History through a lens

Art exhibit features Soroco students' interpretations of historical South Routt



Bethany Leu, right, and Amanda Wilson of the Soroco High School Drama Club portray early South Routt settlers. The drama members performed as part of an exhibit at the high school celebrating the lives and history of South Routt.


Karen Bertollini, the art teacher at Soroco Middle School and High School, shows her seventh and eighth grade students photographs taken by high school students. The photos are part of a special exhibit capturing the history of the South Routt area.

— Soroco High School senior Maggie Crulo never thought a photo of a leaf could incite so many reactions from viewers.

"Oh my God, I can't believe how people have reacted to that photo," she said. "I love it because you can really see all the colors of the leaf - the orange and red and yellow. It just turned out awesome."

Crulo's photograph - a vibrant, unaltered image of an aspen leaf on a background of fresh-cut grass, was one of hundreds of South Routt student photos featured in "Living Legacies: A View of a South Routt through a Creative Lens." The exhibit uses photography to capture historical elements of the South Routt area.

On Wednesday, the high school's photography students presented their work to the rest of the student body and community members. Also as part of the exhibit, a group of drama students performed a series of historical vignettes based on legendary figures that lived in the South Routt area during the first part of the 20th century. Those figures included Evelyn and Marguerite Pidcock, Margaret Rossi and Doc Cole.

Art teacher Karen Bertollini said the exhibit was the culmination of several months of teaching the art of photography and spending time walking the streets, railroad yards and ranches of South Routt.

"I had this idea going into it of what everything should look like - it turned out to be so much more," she said. "This show is a more personal way of how the kids see their land, their worlds."

Many of the photographs, including Crulo's popular aspen leaf photo titled "Fall," could have been shot by professional photographers, she said.

"As far as I'm concerned, there is a lot of really well-done, professional-level work here," she said. "I'm so impressed by the visions they had of what they saw."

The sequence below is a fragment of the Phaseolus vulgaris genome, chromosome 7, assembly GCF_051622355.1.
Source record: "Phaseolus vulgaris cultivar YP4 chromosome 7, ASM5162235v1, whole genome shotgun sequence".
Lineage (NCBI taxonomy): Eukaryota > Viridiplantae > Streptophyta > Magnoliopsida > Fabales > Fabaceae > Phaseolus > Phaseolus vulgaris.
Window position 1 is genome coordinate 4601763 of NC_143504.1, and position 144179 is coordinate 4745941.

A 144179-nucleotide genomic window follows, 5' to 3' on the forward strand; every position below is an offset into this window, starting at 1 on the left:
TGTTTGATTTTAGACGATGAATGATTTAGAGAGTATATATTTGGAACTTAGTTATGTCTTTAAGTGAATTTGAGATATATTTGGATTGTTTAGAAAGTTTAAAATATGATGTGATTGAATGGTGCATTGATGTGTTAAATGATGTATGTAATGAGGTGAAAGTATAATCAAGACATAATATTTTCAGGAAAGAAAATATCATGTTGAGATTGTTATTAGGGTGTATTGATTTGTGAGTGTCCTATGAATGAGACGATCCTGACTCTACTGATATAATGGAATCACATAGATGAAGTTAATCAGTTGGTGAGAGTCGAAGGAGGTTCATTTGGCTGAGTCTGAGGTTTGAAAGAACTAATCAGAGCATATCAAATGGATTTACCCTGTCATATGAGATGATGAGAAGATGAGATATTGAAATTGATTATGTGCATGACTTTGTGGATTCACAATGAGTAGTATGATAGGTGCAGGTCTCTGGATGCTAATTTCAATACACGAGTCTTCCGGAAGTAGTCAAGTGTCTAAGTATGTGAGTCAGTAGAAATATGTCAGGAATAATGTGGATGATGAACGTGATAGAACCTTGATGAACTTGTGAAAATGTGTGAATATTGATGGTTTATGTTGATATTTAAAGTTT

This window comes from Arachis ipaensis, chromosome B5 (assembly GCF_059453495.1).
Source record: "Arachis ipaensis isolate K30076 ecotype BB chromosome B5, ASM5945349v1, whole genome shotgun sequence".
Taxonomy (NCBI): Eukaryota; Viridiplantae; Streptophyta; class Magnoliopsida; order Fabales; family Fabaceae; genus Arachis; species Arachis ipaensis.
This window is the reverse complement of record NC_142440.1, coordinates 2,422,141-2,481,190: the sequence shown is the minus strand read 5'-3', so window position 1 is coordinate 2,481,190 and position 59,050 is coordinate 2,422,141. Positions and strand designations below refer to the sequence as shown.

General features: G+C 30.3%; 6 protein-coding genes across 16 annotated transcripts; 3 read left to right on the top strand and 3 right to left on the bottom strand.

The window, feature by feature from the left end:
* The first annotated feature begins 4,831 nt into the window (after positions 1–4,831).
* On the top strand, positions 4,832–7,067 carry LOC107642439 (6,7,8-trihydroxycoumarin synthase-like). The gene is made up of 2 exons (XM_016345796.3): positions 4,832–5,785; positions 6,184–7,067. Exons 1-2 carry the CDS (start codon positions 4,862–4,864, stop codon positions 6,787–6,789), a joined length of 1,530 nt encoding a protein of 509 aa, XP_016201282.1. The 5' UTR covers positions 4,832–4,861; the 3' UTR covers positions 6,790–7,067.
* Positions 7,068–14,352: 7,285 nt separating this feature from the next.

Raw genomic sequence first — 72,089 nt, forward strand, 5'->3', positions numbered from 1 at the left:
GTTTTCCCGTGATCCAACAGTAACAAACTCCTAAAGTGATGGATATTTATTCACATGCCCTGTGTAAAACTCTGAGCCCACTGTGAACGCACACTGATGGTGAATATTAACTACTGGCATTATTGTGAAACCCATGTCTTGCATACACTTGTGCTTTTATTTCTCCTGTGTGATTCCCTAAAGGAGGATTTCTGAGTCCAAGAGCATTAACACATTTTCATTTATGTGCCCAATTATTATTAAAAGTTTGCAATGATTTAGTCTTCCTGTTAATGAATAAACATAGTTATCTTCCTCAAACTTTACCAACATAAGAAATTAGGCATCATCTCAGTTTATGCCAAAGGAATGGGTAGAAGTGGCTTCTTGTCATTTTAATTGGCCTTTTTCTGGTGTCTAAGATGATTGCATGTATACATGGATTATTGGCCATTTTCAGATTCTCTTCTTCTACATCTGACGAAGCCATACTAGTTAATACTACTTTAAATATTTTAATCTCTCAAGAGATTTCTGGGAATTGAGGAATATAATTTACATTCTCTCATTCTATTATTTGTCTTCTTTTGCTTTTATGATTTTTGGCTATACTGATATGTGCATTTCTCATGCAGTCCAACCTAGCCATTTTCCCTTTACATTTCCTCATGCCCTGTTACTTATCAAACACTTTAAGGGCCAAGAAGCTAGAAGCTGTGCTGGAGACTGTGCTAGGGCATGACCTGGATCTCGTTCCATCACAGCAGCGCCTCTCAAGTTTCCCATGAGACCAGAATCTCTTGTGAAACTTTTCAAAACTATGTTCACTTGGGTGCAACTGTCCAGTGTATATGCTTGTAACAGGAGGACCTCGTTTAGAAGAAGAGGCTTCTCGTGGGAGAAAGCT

Senior Jeff Connett said he was surprised at how rewarding the photography class has been.

"Taking photos was a way for us to get outside and chill with nature," he said. "There are so many different things to capture with a photo lens."

Connett said he took hundreds of photos daily before finding one he really liked.

"We walked around, would take the photo from all kinds of different angles and varieties before you found that one," he said.

Offering a photography class at Soroco High School was made possible by a grant from the Legacy Education Foundation of Steamboat Springs, which allowed Bertollini to purchase four digital cameras and a high-quality Epson printer. It is the first time photography has been offered at Soroco.

Like the photography students, the drama students shared their vision by embodying some of the historical figures that shaped the area.

"They say a picture is worth 1,000 words, and with these vignettes you get a chance to hear some of the words that accompanied these photos," drama teacher Valerie Broadbent said.

Students began the vignettes by posing for a photo in authentic costumes, explaining why and when the photo was taken and reading an excerpt from "South Routt's Diary."

Broadbent said the theme of depicting South Routt's history through photos and vignettes is fitting because Oak Creek is celebrating its centennial this year.

"It all ties together," she said.


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